Back in 1998 I started working with a project management consultancy (PMProfessional) where I learned lots and made firm friends and colleagues - Peter Simon, David Hillson, Michel Thiry, Julia Johnson, Paul Naybour... to name just a few of from that era.
One of the things that used to really bemuse (and sometimes frustrate) me was the rush for a specialism. I was introduced to risk specialists, and value specialists, and I was hailed to be a quality specialist. I never quite got it because for me managing risk and quality and value is just part of management (and doing this in a project context is just part of project management). But - I bowed to the trend and joined in with the intention of becoming a specialist in a few of the boxes that had been defined.
I was reminded of this today as I was sitting on the train catching up with magazine from professional bodies of which I'm a member. I'm a Chartered Quality Professional and Member of the Institute of Risk Management.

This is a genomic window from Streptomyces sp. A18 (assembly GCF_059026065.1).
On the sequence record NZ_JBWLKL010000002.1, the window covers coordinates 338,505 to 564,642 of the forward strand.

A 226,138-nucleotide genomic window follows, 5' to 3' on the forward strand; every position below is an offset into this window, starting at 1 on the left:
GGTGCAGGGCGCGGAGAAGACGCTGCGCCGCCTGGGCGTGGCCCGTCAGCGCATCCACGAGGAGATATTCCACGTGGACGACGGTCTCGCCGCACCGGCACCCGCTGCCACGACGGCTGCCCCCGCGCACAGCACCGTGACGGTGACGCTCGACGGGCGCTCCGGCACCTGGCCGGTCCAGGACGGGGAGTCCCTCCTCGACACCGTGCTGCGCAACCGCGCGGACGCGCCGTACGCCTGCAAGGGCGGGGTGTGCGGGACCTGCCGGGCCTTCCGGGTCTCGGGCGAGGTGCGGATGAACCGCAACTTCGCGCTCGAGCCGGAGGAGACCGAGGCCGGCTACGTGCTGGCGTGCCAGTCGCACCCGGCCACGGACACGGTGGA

In Quality World (April 2014) there is much anticipation of ISO9001: 2015 which is going to have a much greater focus on risk-based quality, i.e. balancing risk and reward. Of course, for me, preventive action in ISO9001: 2008 is all about risk analysis and management (what risks to quality exists and how will we managed them), but a yet greater integration of risk with quality is good.
In RMProfessional (Spring 2014), there is a great article that continues a theme I've pursued for some time about integrating risk thinking with normal managerial decision-making, but this article goes further to suggest better integration of risk with management systems, such as ISO9001: 2015.
Hurray! I've decided that I'll never beat the separation of these disciplines - the market to 'professionalise' them is too great - and there is much good done by these professional bodies. But I'll keep on pushing that for me, it's about management and sensible integration of a few basis ideas about achieving objectives and keeping variation in achieving them inside tolerable limits.